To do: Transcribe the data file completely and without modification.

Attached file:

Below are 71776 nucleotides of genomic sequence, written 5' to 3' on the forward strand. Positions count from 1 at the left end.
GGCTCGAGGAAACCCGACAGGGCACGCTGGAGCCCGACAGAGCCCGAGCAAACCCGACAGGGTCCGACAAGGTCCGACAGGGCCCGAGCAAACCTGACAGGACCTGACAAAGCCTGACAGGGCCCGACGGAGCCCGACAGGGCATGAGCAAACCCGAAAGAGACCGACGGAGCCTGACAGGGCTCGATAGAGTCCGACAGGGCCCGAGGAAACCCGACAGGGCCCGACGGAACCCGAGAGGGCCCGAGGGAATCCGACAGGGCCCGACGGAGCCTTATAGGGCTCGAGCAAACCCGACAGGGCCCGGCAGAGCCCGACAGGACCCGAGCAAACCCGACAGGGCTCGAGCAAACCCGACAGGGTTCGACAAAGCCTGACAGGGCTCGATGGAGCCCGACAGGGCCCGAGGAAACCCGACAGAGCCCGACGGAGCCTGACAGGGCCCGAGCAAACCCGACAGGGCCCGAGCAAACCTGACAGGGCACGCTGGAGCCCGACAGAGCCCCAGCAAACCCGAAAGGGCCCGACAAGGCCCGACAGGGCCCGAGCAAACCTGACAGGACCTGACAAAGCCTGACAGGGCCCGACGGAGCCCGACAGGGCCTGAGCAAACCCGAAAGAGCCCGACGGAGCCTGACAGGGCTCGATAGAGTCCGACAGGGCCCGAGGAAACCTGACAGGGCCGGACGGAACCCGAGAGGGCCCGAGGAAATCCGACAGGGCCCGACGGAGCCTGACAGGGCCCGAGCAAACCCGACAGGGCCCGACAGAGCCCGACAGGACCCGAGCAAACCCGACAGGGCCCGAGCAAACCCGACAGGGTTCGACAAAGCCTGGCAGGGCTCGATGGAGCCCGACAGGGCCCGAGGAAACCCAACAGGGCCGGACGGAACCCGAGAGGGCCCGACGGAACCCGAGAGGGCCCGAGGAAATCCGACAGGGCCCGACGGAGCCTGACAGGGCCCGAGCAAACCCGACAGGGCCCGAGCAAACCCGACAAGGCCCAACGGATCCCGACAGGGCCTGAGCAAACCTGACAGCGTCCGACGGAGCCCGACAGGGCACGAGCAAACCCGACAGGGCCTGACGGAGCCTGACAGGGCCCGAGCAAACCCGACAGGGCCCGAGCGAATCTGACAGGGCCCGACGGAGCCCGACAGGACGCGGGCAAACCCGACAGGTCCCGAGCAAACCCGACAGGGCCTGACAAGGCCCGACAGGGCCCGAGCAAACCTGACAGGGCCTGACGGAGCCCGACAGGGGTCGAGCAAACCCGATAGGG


Below are 71776 nucleotides of genomic sequence, written 5' to 3' on the forward strand. Positions count from 1 at the left end.
GGCTCGAGGAAACCCGACAGGGCACGCTGGAGCCCGACAGAGCCCGAGCAAACCCGACAGGGTCCGACAAGGTCCGACAGGGCCCGAGCAAACCTGACAGGACCTGACAAAGCCTGACAGGGCCCGACGGAGCCCGACAGGGCATGAGCAAACCCGAAAGAGACCGACGGAGCCTGACAGGGCTCGATAGAGTCCGACAGGGCCCGAGGAAACCCGACAGGGCCCGACGGAACCCGAGAGGGCCCGAGGGAATCCGACAGGGCCCGACGGAGCCTTATAGGGCTCGAGCAAACCCGACAGGGCCCGGCAGAGCCCGACAGGACCCGAGCAAACCCGACAGGGCTCGAGCAAACCCGACAGGGTTCGACAAAGCCTGACAGGGCTCGATGGAGCCCGACAGGGCCCGAGGAAACCCGACAGAGCCCGACGGAGCCTGACAGGGCCCGAGCAAACCCGACAGGGCCCGAGCAAACCTGACAGGGCACGCTGGAGCCCGACAGAGCCCCAGCAAACCCGAAAGGGCCCGACAAGGCCCGACAGGGCCCGAGCAAACCTGACAGGACCTGACAAAGCCTGACAGGGCCCGACGGAGCCCGACAGGGCCTGAGCAAACCCGAAAGAGCCCGACGGAGCCTGACAGGGCTCGATAGAGTCCGACAGGGCCCGAGGAAACCTGACAGGGCCGGACGGAACCCGAGAGGGCCCGAGGAAATCCGACAGGGCCCGACGGAGCCTGACAGGGCCCGAGCAAACCCGACAGGGCCCGACAGAGCCCGACAGGACCCGAGCAAACCCGACAGGGCCCGAGCAAACCCGACAGGGTTCGACAAAGCCTGGCAGGGCTCGATGGAGCCCGACAGGGCCCGAGGAAACCCAACAGGGCCGGACGGAACCCGAGAGGGCCCGACGGAACCCGAGAGGGCCCGAGGAAATCCGACAGGGCCCGACGGAGCCTGACAGGGCCCGAGCAAACCCGACAGGGCCCGAGCAAACCCGACAAGGCCCAACGGATCCCGACAGGGCCTGAGCAAACCTGACAGCGTCCGACGGAGCCCGACAGGGCACGAGCAAACCCGACAGGGCCTGACGGAGCCTGACAGGGCCCGAGCAAACCCGACAGGGCCCGAGCGAATCTGACAGGGCCCGACGGAGCCCGACAGGACGCGGGCAAACCCGACAGGTCCCGAGCAAACCCGACAGGGCCTGACAAGGCCCGACAGGGCCCGAGCAAACCTGACAGGGCCTGACGGAGCCCGACAGGGGTCGAGCAAACCCGATAGGG